Cohort study takes a closer look at research careers

What paths do the careers of researchers take once they have requested SNSF funding? A longterm study seeks to shed light on this question.

The SNSF invests more than 200 million francs per year in the promotion of outstanding young researchers. SNSF funding allows them to independently pursue their research interests for several years.

More needs-based funding

But what do these researchers do once their SNSF grant has ended? Do men and women tend to have different career paths? How does SNSF funding affect their career progression? "The study should help us to obtain more precise answers to these questions," says Marcel Kullin, head of the Careers division of the SNSF. "Based on this information, we will be able to further finetune our career funding schemes to the needs of researchers."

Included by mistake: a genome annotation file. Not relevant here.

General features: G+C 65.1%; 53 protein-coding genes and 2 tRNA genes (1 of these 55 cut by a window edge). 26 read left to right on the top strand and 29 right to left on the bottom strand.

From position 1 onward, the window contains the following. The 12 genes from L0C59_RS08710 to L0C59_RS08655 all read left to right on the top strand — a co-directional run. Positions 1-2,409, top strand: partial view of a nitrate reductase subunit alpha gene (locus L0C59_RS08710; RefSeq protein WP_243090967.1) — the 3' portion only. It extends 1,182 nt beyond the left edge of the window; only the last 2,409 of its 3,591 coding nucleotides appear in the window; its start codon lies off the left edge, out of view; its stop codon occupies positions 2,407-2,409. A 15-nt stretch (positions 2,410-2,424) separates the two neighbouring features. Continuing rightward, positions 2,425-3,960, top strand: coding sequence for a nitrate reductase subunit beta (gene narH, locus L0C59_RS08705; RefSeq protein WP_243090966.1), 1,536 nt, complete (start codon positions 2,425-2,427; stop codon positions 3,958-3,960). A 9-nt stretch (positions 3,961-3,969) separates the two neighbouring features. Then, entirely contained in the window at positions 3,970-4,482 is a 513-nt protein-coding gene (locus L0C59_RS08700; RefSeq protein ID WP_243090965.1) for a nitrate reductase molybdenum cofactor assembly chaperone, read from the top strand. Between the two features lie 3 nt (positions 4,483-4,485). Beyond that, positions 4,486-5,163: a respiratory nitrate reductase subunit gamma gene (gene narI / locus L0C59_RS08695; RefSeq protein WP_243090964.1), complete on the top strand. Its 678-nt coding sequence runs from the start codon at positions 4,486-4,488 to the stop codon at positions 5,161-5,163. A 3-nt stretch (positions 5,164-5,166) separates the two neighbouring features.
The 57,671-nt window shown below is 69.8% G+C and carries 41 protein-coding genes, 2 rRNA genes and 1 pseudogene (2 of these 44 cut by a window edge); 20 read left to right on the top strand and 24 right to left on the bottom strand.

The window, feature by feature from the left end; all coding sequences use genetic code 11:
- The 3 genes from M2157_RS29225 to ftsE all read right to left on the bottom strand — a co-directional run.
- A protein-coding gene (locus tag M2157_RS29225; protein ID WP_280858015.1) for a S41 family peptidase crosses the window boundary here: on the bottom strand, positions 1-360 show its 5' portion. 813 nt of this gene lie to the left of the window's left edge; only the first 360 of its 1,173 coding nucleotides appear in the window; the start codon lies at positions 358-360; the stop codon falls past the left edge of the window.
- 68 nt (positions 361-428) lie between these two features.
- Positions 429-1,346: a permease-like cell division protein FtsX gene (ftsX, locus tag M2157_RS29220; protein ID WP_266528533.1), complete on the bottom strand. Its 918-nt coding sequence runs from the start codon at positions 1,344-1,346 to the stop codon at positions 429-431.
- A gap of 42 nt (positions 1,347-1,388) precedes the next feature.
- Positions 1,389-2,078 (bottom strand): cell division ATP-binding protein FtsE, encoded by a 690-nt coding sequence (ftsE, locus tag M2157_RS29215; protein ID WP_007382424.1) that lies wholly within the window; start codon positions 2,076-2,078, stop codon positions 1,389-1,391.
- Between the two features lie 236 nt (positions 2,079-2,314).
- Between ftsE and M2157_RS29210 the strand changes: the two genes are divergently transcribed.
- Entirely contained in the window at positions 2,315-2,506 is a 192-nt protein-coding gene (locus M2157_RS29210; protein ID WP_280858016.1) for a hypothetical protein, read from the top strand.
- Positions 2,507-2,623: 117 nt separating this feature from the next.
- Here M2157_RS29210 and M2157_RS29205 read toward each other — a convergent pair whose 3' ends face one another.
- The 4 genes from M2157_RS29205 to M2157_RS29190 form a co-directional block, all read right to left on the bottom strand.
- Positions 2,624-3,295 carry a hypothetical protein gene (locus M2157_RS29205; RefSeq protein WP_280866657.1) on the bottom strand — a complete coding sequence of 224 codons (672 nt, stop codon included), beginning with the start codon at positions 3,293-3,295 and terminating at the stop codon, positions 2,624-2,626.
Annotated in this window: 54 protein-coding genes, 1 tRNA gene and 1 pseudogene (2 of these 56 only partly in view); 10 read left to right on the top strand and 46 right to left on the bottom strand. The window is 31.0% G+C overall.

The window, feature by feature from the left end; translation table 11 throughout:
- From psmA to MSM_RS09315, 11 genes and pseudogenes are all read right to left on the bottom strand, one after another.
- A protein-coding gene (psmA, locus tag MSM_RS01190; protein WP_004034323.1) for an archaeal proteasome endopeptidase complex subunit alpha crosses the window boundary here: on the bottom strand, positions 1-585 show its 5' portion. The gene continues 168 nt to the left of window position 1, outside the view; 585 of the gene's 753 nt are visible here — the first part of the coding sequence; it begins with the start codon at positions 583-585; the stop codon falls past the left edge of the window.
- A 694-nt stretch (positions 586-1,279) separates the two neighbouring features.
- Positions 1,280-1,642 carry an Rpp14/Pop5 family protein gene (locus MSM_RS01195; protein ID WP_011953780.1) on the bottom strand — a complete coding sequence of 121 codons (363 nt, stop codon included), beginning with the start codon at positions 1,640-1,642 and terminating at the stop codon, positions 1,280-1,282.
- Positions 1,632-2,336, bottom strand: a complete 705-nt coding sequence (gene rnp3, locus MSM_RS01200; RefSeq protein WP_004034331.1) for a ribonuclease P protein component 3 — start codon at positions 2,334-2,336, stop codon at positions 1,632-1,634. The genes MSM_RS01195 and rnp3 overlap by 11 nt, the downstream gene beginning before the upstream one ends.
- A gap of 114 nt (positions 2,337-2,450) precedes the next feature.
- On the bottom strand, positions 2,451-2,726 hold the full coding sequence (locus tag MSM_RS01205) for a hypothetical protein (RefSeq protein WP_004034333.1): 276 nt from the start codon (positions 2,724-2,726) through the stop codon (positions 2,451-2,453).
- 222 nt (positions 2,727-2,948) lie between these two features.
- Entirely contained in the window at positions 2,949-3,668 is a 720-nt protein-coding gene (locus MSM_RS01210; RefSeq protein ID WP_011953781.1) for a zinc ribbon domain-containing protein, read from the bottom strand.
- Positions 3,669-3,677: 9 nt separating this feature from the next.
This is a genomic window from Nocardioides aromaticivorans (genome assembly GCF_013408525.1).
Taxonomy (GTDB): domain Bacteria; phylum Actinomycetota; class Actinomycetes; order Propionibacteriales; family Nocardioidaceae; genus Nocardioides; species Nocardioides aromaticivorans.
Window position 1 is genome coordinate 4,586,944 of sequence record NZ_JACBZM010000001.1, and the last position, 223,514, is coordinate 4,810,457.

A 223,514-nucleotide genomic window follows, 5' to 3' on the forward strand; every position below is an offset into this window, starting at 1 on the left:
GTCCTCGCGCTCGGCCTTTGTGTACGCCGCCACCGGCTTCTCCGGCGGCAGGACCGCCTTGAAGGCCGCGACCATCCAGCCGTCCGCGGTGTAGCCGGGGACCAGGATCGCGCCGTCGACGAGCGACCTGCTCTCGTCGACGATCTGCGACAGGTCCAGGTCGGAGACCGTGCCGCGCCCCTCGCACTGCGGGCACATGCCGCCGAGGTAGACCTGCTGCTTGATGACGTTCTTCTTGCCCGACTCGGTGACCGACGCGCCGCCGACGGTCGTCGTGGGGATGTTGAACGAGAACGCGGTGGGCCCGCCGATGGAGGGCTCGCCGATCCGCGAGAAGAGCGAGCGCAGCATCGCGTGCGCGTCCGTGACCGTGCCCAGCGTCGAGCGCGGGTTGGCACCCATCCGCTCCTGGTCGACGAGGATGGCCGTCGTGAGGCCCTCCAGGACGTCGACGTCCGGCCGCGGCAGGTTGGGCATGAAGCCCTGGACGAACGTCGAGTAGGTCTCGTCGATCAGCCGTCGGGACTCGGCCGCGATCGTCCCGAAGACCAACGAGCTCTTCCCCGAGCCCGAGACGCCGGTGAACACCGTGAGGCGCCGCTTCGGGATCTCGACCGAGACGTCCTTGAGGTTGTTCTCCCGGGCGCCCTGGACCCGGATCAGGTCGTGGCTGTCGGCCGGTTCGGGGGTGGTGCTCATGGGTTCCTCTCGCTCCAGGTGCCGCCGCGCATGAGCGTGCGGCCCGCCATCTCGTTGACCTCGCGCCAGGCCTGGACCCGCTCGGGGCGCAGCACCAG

Annual survey of all applicants

The Career Tracker cohorts (or SNSF-CTC) will start in October 2018 with a ten-year timeline. During this period, they will keep track of the career paths of postdocs who submit applications for the funding schemes Ambizione, Eccellenza, Early Postdoc.Mobility, PostdocMoblity or PRIMA. The study will be conducted by a project team based at the University of Bern. Each year it will carry out an online survey among all new and former applicants. "This will allow us to compare the careers of postdocs who were awarded funding with those of postdocs whose applications were rejected by the SNSF," says Marcel Kullin.

Wide-ranging careers

But the SNSF funding schemes do not only support careers in academia. Many grantees who are able to carry out their own project or embark on a fellowship thanks to SNSF career funding are later employed as highly qualified professionals by private businesses, or in the public administration or the education sector. The study will provide important insights into a wide range of different career paths.

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